Hester's first-career interception helped swing the momentum Rutgers's way in the second quarter. But in the end, it was tough for the Plainfield, New Jersey, native to get excited when he knew his coach was hurting.
"That just shows how much love he has for us and how much we fought for him and all the guys in the room. We fought for each other," Hester said.
Wilson's willingness to throw himself under the bus for the failed final play was as sincere a gesture as it gets. He bit the bullet and accepted responsibility in a Rutgers football season infamous for irresponsible behavior.
"They put themselves in a position to have an opportunity to tie the game and win the game and that was taken from them," Wilson said. "And fair is a four-letter word like some of those other words you can't use on TV, but it ain't fair."
Leonte Carroo is back — and it didn't take him long to let the 50,373 fans in attendance for the Blackout know it.
Rutgers's all-time leader in receiving touchdowns (25) showed no rust against Michigan State in his return to the field. After his indefinite suspension was lifted on the heels of simple assault charges on Oct. 6, Carroo carried the Knights' offense against the Spartans.
The senior captain reeled in three touchdowns out of a career-high seven receptions and totaled 134 yards in his first game since Sept.12.
But for the All-Big Ten wideout, his play was par for the course.
“Bottom line is I’m a competitor," Carroo said. "So I was going to go out there and play as hard as I can no matter what the situation was."
Four seconds into the second quarter, with Rutgers down seven, Laviano found Carroo on a five-yard touchdown pass over the middle of the north end zone to tie the game up at 7-7.
One minute and 45 seconds later, the pair discovered pay dirt again on a 39-yard touchdown where Laviano hit No. 4 in stride to give the Knights a 14-7 lead as "Carroo" chants rained down from the home crowd.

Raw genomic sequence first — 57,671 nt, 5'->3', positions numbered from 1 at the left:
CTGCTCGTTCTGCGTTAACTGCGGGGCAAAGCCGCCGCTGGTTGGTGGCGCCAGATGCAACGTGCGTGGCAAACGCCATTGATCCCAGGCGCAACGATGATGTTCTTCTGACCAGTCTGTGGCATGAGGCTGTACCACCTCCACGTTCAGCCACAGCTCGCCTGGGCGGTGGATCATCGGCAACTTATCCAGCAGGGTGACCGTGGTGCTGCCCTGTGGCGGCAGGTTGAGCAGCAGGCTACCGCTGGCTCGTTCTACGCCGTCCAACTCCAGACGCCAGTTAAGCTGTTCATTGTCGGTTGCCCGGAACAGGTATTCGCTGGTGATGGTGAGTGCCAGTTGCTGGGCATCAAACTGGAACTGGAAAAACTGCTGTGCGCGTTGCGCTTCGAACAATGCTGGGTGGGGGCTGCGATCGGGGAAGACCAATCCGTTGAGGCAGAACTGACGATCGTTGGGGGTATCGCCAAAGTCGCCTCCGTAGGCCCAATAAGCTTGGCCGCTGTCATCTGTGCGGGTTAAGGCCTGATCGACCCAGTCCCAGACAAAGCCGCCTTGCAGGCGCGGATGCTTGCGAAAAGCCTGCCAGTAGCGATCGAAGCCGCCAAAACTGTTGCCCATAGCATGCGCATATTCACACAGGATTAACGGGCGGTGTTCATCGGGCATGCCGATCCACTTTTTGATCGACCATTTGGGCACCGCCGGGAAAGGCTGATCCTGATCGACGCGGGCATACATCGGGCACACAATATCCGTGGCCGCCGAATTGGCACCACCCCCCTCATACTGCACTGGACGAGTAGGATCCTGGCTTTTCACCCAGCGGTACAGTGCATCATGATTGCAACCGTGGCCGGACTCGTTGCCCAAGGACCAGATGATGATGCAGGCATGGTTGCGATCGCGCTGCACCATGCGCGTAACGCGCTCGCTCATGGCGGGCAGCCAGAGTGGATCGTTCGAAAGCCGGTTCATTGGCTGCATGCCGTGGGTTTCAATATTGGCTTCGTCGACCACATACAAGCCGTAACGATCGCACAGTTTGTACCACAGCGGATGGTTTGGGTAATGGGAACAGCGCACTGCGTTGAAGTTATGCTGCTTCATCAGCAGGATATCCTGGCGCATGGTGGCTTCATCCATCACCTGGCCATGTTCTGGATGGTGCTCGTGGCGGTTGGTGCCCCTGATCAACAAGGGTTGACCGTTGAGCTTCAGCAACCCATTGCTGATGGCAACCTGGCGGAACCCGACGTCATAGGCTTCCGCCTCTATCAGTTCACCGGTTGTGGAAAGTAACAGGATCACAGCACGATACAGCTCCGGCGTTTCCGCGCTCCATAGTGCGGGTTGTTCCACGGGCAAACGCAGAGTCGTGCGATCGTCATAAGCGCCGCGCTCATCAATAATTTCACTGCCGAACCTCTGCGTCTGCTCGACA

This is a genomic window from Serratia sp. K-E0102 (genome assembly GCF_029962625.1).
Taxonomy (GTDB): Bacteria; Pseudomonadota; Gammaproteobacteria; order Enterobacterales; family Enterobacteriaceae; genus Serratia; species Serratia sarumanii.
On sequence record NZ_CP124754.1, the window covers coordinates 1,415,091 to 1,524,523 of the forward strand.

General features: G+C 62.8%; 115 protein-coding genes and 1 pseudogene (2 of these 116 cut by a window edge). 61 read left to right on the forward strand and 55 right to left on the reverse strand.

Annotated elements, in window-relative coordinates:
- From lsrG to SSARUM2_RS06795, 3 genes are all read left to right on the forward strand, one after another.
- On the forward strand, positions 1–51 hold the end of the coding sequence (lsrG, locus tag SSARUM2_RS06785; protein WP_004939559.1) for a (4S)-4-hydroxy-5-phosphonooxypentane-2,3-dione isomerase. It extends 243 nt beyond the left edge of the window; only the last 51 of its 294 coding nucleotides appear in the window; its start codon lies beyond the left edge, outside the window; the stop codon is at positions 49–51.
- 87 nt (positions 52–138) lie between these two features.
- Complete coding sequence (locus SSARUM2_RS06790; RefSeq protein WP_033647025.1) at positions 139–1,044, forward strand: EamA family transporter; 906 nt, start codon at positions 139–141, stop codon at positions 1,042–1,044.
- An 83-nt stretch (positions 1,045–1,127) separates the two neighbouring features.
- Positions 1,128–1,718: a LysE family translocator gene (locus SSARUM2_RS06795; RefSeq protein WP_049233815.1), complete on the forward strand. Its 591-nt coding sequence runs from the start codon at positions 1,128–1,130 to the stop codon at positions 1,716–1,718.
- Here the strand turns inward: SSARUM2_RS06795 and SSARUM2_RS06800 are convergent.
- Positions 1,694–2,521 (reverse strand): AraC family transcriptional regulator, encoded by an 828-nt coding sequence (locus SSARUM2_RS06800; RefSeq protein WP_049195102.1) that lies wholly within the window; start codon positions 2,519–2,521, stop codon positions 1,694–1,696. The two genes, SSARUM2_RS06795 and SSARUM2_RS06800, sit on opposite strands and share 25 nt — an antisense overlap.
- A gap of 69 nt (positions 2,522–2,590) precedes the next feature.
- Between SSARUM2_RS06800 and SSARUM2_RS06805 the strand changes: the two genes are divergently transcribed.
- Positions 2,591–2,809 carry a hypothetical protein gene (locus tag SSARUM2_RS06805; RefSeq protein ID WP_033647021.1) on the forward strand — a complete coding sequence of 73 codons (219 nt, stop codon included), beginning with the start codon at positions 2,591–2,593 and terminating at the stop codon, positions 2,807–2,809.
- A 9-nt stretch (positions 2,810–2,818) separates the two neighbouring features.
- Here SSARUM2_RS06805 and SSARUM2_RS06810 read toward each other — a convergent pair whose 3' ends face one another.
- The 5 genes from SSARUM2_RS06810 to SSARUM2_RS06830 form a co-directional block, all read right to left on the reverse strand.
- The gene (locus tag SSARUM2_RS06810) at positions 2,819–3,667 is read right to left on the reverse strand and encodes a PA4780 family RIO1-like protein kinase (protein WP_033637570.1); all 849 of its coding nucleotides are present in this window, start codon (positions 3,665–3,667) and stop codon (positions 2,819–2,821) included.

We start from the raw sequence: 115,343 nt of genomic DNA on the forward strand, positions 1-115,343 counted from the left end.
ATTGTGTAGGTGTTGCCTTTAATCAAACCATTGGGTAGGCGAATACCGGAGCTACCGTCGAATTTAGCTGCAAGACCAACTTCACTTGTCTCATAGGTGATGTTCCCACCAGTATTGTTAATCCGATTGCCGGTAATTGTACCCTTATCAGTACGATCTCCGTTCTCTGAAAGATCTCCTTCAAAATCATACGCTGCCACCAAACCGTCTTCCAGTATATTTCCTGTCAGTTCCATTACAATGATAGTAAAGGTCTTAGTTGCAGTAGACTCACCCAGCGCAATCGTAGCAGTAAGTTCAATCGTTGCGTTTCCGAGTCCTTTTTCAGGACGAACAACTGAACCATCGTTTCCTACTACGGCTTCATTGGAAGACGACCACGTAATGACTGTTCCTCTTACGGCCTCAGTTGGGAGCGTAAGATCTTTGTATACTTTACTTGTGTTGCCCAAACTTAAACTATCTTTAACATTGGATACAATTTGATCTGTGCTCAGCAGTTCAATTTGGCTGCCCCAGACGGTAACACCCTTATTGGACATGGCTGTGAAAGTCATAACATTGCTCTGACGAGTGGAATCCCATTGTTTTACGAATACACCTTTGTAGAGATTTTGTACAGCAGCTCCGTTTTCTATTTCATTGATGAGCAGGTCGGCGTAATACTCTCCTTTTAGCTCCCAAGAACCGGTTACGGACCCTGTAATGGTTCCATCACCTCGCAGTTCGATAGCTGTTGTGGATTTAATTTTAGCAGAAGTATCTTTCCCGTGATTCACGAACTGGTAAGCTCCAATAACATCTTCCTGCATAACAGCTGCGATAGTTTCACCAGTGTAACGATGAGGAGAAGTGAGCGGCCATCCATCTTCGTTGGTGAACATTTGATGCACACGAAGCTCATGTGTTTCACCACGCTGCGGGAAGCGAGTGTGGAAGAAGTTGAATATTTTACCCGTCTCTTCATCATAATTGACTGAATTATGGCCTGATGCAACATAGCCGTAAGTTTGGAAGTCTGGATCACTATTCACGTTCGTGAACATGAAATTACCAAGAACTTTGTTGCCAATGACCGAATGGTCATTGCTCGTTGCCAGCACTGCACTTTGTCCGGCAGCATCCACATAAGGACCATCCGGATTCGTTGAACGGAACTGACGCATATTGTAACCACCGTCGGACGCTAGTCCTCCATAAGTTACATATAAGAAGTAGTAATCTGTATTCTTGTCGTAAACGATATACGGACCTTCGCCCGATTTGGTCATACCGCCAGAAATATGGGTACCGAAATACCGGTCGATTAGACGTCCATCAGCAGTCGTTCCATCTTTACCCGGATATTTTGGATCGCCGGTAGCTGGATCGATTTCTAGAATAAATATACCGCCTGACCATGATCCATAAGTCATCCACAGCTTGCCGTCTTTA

Rutgers's top-target rounded out his day with a clutch 28-yard touchdown catch late in the third quarter to bring the Knights within three at a 24-21 deficit.
Michigan State head coach Mark Dantonio knows a thing or two about talent — just check his resume. When it came to Carroo, the two-time Big Ten Conference Coach of the Year couldn't deny his playmaking ability.
“Carroo makes some big plays," Dantonio said. "Some of it was him, some of it was on us. But there’s no question he makes some big plays."
The Don Bosco Prep (New Jersey) product said he was eager to get back on the field to help his teammates, but his expectation was to come back with a bang.
"No matter what game I came back, I was gonna approach the game the same way, " Carroo said. "That’s exactly what I did tonight.”
Despite the 31-24 loss, Rutgers can take solace in the fact that its superstar wide receiver has returned.
“Most importantly, I was excited to get out there for my teammates. I’m a captain, and I know at the end of the day, they want me out there," Carroo said. "They were excited I was back, and I was gonna do anything I could to perform at a high level for them.”